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Getting rid of…part 2

Last week I wrote about cleaning out my closets, and I suggested that perhaps spring cleaning has moved to winter. Then I noticed that at least as far as my Facebook friends are concerned, spring cleaning is a thing of the past. What’s up here? Did the blue moon give us all cleaning out the nest instincts?

Last weekend we cleaned out our garage. Well, OK, we didn’t really clean it. Not wanting our cats to become coyote bait or bug us by banging on the screen door in the middle of the night, we lock them in the garage with a litter box, food, water, and a comfy blanket to sleep on.

They sleep on top of the cars, poop behind my husband’s motorcycle, and eat the moles they leave under the cars during the daytime. We try to make it into kitty spa, and they turn it into kitty skid row.

So OK, we didn’t clean the garage. I did scoop all accessible fossilized poop and stick it in the garbage, and we swept out the easiest to get dirt and leaves, but mostly what we did was organize and Get Rid Of.

What we got rid of: many, many cardboard boxes we were keeping for… uh…, a large bag of worn-out bath mats that we were keeping for… eh…, a bag of old clothing we were keeping to give to the Goodwill, a box of dishes we kept meaning to sell but ended up giving to our babysitter, a box of 8 place settings of a nice stainless silverware that had been discontinued and I couldn’t add to and kept meaning to sell but gave to our babysitter (starting to think you want to be our babysitter? Forget it — Vanessa is a saint for being able to keep up with Energy Girl for hours at a time).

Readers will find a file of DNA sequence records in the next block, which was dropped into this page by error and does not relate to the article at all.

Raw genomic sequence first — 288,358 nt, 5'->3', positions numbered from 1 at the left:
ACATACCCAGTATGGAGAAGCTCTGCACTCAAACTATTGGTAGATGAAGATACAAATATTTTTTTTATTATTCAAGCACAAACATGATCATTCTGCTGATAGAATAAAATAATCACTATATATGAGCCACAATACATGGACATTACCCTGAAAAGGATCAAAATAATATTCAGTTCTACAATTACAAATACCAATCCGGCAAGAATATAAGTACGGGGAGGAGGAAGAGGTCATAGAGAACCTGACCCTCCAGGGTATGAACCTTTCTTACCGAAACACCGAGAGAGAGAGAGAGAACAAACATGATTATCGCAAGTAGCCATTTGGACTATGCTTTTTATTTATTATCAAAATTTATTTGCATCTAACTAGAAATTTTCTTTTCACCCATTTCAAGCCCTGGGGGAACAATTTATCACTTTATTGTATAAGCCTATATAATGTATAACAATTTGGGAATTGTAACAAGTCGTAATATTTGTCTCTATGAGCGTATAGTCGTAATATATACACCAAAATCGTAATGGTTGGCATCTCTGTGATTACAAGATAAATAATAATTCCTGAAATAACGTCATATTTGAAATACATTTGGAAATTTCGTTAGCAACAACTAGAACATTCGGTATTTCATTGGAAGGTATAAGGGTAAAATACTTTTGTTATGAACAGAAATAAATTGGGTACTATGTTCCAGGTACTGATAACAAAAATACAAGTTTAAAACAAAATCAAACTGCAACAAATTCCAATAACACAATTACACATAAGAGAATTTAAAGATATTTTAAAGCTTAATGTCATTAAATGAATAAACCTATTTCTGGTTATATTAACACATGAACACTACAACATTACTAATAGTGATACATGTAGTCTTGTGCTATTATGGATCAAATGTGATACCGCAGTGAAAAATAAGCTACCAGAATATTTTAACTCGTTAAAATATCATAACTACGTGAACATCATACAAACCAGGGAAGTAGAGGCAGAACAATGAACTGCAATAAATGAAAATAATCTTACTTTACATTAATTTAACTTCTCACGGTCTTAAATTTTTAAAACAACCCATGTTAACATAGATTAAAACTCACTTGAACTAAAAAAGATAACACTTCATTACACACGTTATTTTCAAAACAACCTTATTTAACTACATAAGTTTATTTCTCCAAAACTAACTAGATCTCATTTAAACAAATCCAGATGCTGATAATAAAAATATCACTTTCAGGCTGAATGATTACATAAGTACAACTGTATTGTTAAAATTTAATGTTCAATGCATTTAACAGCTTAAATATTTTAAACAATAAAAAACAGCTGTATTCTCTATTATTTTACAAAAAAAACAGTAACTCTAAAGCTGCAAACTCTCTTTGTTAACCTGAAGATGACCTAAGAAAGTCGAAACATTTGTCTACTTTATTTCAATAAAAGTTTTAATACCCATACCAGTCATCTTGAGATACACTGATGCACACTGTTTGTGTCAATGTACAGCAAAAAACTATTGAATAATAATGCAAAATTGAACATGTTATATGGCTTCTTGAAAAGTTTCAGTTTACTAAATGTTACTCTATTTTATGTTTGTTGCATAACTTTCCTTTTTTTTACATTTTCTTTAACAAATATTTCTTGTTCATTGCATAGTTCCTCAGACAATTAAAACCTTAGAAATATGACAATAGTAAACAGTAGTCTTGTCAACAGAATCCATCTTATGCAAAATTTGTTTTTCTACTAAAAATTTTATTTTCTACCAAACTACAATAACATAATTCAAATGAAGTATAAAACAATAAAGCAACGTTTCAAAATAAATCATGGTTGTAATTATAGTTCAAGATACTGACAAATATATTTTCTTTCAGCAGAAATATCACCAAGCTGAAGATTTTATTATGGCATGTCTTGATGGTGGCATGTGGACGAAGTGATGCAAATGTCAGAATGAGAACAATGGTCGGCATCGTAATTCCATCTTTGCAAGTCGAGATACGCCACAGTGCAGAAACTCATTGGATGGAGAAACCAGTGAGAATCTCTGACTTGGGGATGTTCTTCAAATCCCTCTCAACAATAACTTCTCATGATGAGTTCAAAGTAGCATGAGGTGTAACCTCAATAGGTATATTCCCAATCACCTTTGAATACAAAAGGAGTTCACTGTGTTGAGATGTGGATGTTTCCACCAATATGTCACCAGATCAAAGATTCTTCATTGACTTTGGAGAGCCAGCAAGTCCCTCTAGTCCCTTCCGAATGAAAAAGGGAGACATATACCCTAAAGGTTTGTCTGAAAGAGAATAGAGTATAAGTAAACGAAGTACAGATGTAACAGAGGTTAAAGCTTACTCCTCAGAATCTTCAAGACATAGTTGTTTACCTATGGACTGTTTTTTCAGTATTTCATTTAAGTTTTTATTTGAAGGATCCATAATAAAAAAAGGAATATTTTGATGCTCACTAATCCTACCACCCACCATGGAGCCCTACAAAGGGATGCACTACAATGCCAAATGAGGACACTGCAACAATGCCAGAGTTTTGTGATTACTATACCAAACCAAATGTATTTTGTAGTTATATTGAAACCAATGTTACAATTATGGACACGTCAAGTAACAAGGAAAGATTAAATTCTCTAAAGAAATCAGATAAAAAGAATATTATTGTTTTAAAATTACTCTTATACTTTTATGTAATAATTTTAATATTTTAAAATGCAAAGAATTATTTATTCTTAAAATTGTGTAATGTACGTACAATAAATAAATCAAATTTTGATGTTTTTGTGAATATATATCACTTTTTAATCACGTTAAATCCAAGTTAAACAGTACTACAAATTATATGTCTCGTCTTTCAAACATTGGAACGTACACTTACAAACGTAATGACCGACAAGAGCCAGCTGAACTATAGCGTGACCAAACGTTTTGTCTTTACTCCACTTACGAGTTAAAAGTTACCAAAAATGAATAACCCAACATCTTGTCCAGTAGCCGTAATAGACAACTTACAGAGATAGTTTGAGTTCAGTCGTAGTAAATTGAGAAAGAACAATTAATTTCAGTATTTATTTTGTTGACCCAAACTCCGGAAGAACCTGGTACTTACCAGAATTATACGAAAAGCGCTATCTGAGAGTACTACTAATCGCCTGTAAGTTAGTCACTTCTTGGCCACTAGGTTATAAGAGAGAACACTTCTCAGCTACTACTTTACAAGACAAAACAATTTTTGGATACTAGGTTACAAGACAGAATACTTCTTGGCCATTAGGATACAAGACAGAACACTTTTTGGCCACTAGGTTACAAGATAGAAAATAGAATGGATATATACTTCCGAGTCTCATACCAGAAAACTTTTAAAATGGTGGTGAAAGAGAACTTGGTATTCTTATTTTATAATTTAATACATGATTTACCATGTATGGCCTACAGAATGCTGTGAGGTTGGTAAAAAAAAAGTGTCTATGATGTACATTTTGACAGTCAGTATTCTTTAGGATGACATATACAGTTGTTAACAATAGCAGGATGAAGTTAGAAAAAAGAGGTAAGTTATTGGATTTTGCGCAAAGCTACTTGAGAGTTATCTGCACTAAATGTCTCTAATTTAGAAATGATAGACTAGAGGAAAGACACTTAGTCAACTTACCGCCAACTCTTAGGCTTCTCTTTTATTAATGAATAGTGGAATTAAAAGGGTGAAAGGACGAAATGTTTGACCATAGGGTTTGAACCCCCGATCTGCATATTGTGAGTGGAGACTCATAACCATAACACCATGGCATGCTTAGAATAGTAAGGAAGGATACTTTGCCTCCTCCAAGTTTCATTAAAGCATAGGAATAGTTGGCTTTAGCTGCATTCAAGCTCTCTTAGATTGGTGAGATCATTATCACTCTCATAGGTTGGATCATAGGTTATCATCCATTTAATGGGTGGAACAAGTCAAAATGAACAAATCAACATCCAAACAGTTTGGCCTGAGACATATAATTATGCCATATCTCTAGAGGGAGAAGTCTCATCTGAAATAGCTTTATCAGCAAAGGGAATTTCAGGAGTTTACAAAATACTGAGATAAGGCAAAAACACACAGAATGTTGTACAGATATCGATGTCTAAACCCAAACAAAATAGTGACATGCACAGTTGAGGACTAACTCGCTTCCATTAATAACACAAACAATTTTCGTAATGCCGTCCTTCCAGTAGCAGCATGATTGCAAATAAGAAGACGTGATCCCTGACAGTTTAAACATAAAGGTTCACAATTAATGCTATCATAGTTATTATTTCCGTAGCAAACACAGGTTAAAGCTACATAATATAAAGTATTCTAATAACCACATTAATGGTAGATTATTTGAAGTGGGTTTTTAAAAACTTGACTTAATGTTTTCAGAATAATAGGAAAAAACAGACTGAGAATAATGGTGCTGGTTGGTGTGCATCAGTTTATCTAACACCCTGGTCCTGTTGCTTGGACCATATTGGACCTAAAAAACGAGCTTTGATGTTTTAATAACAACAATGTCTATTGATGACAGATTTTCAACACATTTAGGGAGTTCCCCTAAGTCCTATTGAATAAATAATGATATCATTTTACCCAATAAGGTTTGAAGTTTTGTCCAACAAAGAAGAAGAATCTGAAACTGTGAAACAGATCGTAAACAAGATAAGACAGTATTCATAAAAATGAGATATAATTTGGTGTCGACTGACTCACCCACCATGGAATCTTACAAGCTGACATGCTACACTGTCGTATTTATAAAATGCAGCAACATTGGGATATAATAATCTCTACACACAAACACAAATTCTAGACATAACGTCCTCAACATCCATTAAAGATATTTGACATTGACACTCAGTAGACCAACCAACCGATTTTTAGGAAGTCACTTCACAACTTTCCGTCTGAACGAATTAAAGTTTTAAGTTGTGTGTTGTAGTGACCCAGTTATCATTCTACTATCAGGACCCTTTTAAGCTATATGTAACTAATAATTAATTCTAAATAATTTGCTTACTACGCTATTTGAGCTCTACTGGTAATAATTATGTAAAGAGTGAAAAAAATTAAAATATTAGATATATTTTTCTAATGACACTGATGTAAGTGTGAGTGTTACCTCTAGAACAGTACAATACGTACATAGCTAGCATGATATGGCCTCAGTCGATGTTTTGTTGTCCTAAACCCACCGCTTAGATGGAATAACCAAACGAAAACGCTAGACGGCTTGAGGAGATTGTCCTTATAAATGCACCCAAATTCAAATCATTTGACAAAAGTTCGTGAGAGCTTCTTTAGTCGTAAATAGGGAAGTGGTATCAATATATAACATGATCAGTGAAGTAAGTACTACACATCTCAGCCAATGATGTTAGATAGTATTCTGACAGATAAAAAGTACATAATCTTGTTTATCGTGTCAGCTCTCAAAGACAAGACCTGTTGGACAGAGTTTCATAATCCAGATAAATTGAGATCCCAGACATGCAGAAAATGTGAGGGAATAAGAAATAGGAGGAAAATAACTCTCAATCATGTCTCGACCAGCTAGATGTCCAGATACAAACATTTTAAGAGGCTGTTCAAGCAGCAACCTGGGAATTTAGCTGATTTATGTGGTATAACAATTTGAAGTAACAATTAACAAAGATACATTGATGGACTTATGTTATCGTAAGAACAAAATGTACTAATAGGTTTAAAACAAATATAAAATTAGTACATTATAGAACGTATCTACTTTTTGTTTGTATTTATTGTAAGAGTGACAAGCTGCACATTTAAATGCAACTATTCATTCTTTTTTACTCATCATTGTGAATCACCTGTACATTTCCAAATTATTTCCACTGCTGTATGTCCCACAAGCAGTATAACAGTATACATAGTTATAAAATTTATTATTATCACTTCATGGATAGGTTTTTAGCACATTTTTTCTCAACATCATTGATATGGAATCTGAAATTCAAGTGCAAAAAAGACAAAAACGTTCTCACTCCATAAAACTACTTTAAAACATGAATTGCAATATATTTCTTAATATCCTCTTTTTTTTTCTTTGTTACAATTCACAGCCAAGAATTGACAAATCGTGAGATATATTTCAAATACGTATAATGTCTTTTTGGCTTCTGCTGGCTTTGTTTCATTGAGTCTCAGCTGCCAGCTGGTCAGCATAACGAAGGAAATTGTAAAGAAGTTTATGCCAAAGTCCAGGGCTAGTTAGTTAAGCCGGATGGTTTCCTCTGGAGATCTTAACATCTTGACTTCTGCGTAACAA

What we didn’t get rid of: Hubby’s grandmother’s stand mixer, still works, still has lots of memories attached, lots of old sheets that we plan to use for, eh,… many boxes of books that I published years ago and can’t stand to throw away, two pieces of stained glass taken from a red-tagged building in New York City…

You get the idea. So I had the funny task today of calling a neighbor and asking if she would like, I mean, would be able to stand our putting lots of recycling into her bin. I went down the list of neighbors and decided not to call anyone with kids, the painting contractor, anyone who had a party lately… So luckily we have a single woman neighbor who said, Yeah, sure, bring me your garbage!

See, getting rid of even strengthens your bond with your neighbors.

We didn’t get rid of our skid row cats, but they found the process fascinating. Cats love any focused activity, though they personally choose not to do any work in their own lives. They’re great at watching and making rude comments, though.

“Hey, don’t get rid of that old rug! I like to pee on that!”

“What are you doing moving my favorite box that I sit in? Wait! Don’t crush it! How can I look cool sitting in a box that’s too small for me if you crush it?”

“Humans! They have absolutely no sense of what’s important.”

One of my Facebook friends asked if someone could come over and clean out her closets, but really, it’s no fun to clean out someone else’s old junk. How could you know what’s important? Frankly, the stuff we kept wasn’t all worth more than the stuff we gave away. I admitted to Vanessa today that the set of dishes was probably worth a fair amount of money. But ultimately, eBay just seemed like too much work and not at all as satisfying as passing on our old friend’s lovely pottery to someone I know who will love it.

Someday, perhaps, it will end up in her garage, and she can decide whether to keep or get rid of. And perhaps she’ll remember me, and our sorta clean garage, and our rude cats making comments.

“Ack. I wouldn’t even drink outta that bowl. Give it to the babysitter. She has a dog anyway.”

Posted in Parenting, Psychology.


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Continuing the Discussion

  1. Getting rid of, the lime green sequel – Avant Parenting linked to this post on July 18, 2010

    […] came the Summer of Getting Rid Of (which follows the Winter of Getting Rid Of). I called our friendly painter (shameless plug: T. Paul Sek and his wonderful wife Debbie, who do […]



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